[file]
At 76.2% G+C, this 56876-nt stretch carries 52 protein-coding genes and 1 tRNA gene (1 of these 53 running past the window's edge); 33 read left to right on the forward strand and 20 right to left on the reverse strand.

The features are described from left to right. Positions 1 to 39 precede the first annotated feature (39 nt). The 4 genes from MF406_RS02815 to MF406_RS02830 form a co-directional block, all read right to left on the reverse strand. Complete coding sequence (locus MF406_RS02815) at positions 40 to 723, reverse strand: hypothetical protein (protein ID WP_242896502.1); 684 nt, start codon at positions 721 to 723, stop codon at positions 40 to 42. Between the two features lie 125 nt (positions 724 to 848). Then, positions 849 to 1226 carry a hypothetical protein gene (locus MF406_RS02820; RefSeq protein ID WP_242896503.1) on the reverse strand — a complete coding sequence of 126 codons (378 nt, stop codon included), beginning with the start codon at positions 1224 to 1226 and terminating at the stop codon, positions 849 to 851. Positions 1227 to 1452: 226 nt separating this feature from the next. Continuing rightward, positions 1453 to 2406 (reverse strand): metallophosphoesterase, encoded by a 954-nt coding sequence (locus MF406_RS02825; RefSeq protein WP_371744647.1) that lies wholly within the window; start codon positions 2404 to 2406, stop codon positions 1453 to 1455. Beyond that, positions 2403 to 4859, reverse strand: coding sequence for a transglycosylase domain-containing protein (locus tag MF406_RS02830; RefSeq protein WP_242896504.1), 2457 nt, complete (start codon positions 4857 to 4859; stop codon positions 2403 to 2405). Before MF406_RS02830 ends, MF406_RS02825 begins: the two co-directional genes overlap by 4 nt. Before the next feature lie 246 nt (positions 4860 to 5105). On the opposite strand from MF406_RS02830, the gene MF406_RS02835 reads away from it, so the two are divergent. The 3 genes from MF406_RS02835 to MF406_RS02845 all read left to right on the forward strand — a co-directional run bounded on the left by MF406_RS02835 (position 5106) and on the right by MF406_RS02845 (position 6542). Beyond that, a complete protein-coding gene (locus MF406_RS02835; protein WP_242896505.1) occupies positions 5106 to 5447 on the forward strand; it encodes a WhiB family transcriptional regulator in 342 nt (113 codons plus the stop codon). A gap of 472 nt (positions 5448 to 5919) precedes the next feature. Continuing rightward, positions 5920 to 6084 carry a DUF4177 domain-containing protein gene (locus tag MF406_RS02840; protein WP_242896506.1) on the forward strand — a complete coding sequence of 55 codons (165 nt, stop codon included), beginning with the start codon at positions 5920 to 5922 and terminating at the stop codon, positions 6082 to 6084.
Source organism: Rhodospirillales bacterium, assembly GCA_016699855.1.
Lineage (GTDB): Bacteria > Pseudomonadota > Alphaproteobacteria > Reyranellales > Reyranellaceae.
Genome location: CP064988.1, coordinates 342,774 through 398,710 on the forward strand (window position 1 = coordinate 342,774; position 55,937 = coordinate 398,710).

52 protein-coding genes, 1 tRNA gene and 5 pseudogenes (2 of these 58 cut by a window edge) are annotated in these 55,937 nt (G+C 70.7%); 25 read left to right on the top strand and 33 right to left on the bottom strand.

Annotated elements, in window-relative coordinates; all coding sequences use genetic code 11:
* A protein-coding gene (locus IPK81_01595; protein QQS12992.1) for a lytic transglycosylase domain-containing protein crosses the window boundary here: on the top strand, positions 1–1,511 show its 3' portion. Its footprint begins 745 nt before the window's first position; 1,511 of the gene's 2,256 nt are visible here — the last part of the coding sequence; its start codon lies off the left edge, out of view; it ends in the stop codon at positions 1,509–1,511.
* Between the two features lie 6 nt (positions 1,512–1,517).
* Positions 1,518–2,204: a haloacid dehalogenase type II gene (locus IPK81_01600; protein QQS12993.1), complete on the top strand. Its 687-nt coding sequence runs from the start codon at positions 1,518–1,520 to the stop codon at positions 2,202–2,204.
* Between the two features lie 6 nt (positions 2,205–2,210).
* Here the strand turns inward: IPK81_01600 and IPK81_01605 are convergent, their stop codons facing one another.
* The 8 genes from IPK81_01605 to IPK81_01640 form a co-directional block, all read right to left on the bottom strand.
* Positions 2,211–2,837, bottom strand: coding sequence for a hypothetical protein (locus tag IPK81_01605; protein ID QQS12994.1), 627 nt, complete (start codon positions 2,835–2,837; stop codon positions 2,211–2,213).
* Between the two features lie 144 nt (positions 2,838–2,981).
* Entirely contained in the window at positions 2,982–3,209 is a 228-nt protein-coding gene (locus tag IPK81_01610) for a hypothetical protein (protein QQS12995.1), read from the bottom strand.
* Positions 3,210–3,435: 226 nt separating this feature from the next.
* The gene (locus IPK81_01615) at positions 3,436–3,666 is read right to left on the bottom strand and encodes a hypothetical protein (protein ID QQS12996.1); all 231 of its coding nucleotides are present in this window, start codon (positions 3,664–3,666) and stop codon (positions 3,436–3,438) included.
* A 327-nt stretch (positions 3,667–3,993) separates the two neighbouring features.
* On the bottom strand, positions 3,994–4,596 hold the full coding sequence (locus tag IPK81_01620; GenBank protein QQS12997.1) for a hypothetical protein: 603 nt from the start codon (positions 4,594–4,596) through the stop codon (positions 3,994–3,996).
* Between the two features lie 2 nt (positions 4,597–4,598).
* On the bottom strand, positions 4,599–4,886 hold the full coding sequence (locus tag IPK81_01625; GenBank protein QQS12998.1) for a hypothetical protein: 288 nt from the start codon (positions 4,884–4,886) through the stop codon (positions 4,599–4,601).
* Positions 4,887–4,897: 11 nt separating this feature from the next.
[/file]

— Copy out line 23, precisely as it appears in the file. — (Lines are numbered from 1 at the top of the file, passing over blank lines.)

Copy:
* Positions 4,887–4,897: 11 nt separating this feature from the next.